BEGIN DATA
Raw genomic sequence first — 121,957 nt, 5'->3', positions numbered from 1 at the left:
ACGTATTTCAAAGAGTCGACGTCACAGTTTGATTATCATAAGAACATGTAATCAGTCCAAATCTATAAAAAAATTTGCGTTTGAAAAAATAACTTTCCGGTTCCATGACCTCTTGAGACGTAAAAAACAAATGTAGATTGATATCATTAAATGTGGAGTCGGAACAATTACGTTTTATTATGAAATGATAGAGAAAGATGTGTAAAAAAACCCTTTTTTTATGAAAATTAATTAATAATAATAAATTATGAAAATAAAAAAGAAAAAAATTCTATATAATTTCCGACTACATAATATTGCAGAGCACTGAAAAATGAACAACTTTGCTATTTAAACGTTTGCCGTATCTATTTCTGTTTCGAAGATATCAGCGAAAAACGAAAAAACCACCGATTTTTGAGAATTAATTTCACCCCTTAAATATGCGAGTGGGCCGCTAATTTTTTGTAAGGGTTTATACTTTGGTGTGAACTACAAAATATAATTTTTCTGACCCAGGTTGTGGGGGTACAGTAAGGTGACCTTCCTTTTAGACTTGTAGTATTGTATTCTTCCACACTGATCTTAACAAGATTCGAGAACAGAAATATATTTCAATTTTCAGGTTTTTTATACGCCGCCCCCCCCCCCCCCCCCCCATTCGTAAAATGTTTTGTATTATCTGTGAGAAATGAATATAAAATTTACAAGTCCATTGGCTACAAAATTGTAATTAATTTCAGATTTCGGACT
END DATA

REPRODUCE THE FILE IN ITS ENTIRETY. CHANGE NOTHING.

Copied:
Raw genomic sequence first — 121,957 nt, 5'->3', positions numbered from 1 at the left:
ACGTATTTCAAAGAGTCGACGTCACAGTTTGATTATCATAAGAACATGTAATCAGTCCAAATCTATAAAAAAATTTGCGTTTGAAAAAATAACTTTCCGGTTCCATGACCTCTTGAGACGTAAAAAACAAATGTAGATTGATATCATTAAATGTGGAGTCGGAACAATTACGTTTTATTATGAAATGATAGAGAAAGATGTGTAAAAAAACCCTTTTTTTATGAAAATTAATTAATAATAATAAATTATGAAAATAAAAAAGAAAAAAATTCTATATAATTTCCGACTACATAATATTGCAGAGCACTGAAAAATGAACAACTTTGCTATTTAAACGTTTGCCGTATCTATTTCTGTTTCGAAGATATCAGCGAAAAACGAAAAAACCACCGATTTTTGAGAATTAATTTCACCCCTTAAATATGCGAGTGGGCCGCTAATTTTTTGTAAGGGTTTATACTTTGGTGTGAACTACAAAATATAATTTTTCTGACCCAGGTTGTGGGGGTACAGTAAGGTGACCTTCCTTTTAGACTTGTAGTATTGTATTCTTCCACACTGATCTTAACAAGATTCGAGAACAGAAATATATTTCAATTTTCAGGTTTTTTATACGCCGCCCCCCCCCCCCCCCCCCCATTCGTAAAATGTTTTGTATTATCTGTGAGAAATGAATATAAAATTTACAAGTCCATTGGCTACAAAATTGTAATTAATTTCAGATTTCGGACT